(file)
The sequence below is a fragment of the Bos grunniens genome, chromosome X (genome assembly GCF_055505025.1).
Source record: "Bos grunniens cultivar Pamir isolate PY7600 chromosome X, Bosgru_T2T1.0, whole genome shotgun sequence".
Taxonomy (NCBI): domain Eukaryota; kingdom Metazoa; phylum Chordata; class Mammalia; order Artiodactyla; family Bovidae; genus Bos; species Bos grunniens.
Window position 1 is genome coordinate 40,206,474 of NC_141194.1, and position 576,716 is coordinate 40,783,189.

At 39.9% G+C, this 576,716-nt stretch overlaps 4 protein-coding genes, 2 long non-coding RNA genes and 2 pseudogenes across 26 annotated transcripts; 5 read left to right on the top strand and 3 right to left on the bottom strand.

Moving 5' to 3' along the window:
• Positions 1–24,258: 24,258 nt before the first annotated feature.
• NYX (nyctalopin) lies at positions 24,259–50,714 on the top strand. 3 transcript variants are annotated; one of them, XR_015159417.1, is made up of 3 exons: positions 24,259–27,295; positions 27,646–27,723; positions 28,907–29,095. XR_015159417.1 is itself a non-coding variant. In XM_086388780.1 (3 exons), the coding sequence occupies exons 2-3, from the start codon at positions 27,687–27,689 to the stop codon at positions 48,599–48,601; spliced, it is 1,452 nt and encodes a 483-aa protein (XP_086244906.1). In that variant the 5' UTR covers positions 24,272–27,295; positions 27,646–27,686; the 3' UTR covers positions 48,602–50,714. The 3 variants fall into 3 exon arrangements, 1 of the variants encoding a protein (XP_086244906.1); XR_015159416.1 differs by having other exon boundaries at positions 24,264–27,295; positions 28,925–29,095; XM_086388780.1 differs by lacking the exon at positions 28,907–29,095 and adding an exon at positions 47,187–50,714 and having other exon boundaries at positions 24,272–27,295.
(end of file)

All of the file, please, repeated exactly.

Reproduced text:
The sequence below is a fragment of the Bos grunniens genome, chromosome X (genome assembly GCF_055505025.1).
Source record: "Bos grunniens cultivar Pamir isolate PY7600 chromosome X, Bosgru_T2T1.0, whole genome shotgun sequence".
Taxonomy (NCBI): domain Eukaryota; kingdom Metazoa; phylum Chordata; class Mammalia; order Artiodactyla; family Bovidae; genus Bos; species Bos grunniens.
Window position 1 is genome coordinate 40,206,474 of NC_141194.1, and position 576,716 is coordinate 40,783,189.

At 39.9% G+C, this 576,716-nt stretch overlaps 4 protein-coding genes, 2 long non-coding RNA genes and 2 pseudogenes across 26 annotated transcripts; 5 read left to right on the top strand and 3 right to left on the bottom strand.

Moving 5' to 3' along the window:
• Positions 1–24,258: 24,258 nt before the first annotated feature.
• NYX (nyctalopin) lies at positions 24,259–50,714 on the top strand. 3 transcript variants are annotated; one of them, XR_015159417.1, is made up of 3 exons: positions 24,259–27,295; positions 27,646–27,723; positions 28,907–29,095. XR_015159417.1 is itself a non-coding variant. In XM_086388780.1 (3 exons), the coding sequence occupies exons 2-3, from the start codon at positions 27,687–27,689 to the stop codon at positions 48,599–48,601; spliced, it is 1,452 nt and encodes a 483-aa protein (XP_086244906.1). In that variant the 5' UTR covers positions 24,272–27,295; positions 27,646–27,686; the 3' UTR covers positions 48,602–50,714. The 3 variants fall into 3 exon arrangements, 1 of the variants encoding a protein (XP_086244906.1); XR_015159416.1 differs by having other exon boundaries at positions 24,264–27,295; positions 28,925–29,095; XM_086388780.1 differs by lacking the exon at positions 28,907–29,095 and adding an exon at positions 47,187–50,714 and having other exon boundaries at positions 24,272–27,295.